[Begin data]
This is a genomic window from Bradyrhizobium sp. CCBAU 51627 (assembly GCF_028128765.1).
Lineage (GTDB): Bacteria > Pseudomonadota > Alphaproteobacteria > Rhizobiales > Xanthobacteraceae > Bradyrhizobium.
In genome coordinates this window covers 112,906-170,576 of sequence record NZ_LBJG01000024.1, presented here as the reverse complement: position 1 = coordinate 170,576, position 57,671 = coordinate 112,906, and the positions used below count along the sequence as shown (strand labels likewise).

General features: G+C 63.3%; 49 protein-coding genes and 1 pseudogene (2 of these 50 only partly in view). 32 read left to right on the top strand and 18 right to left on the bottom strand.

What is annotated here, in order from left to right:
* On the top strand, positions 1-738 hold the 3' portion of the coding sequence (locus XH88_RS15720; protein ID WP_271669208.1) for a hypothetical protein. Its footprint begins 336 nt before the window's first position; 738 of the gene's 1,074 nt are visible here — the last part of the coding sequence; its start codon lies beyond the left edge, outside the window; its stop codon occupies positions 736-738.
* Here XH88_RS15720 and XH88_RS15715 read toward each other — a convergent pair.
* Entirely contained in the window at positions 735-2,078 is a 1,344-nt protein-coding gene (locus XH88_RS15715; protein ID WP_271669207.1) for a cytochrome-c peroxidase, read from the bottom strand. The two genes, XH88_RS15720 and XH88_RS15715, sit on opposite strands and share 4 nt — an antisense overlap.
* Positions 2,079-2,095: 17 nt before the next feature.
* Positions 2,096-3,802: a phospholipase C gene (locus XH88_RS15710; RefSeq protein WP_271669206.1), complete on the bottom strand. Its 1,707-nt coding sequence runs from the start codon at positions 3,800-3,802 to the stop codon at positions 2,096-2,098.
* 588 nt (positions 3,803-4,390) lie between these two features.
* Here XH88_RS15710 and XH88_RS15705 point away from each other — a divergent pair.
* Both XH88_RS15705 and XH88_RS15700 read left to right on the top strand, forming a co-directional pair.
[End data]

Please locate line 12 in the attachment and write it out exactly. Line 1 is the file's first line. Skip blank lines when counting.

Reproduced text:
* Here XH88_RS15710 and XH88_RS15705 point away from each other — a divergent pair.